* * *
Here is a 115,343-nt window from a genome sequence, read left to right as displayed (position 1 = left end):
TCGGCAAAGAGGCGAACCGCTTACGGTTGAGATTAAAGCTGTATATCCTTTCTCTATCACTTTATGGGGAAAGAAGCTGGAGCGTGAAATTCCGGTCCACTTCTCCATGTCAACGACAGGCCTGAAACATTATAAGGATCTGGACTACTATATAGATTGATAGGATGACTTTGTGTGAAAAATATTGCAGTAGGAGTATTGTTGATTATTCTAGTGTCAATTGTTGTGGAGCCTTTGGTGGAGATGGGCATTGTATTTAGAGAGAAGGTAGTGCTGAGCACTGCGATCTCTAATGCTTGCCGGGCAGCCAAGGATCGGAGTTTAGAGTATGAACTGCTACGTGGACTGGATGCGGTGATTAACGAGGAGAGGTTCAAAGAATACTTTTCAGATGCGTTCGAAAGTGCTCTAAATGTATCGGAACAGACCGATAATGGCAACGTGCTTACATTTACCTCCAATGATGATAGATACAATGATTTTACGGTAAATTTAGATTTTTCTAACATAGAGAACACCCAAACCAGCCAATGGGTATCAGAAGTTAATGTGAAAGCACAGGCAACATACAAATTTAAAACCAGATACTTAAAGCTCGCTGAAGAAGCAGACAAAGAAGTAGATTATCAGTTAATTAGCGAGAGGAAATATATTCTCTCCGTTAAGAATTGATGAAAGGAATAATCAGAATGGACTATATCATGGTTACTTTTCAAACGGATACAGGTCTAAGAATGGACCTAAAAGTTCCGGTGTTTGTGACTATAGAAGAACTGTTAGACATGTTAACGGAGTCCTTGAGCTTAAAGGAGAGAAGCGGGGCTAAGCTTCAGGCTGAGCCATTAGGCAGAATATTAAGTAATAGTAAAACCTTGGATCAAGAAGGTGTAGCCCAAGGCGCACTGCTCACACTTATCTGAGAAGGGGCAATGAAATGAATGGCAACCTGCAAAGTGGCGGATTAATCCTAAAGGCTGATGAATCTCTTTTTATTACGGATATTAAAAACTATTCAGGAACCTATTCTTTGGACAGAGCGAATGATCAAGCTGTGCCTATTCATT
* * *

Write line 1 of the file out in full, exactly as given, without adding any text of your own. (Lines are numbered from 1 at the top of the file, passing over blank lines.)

Here is a 115,343-nt window from a genome sequence, read left to right as displayed (position 1 = left end):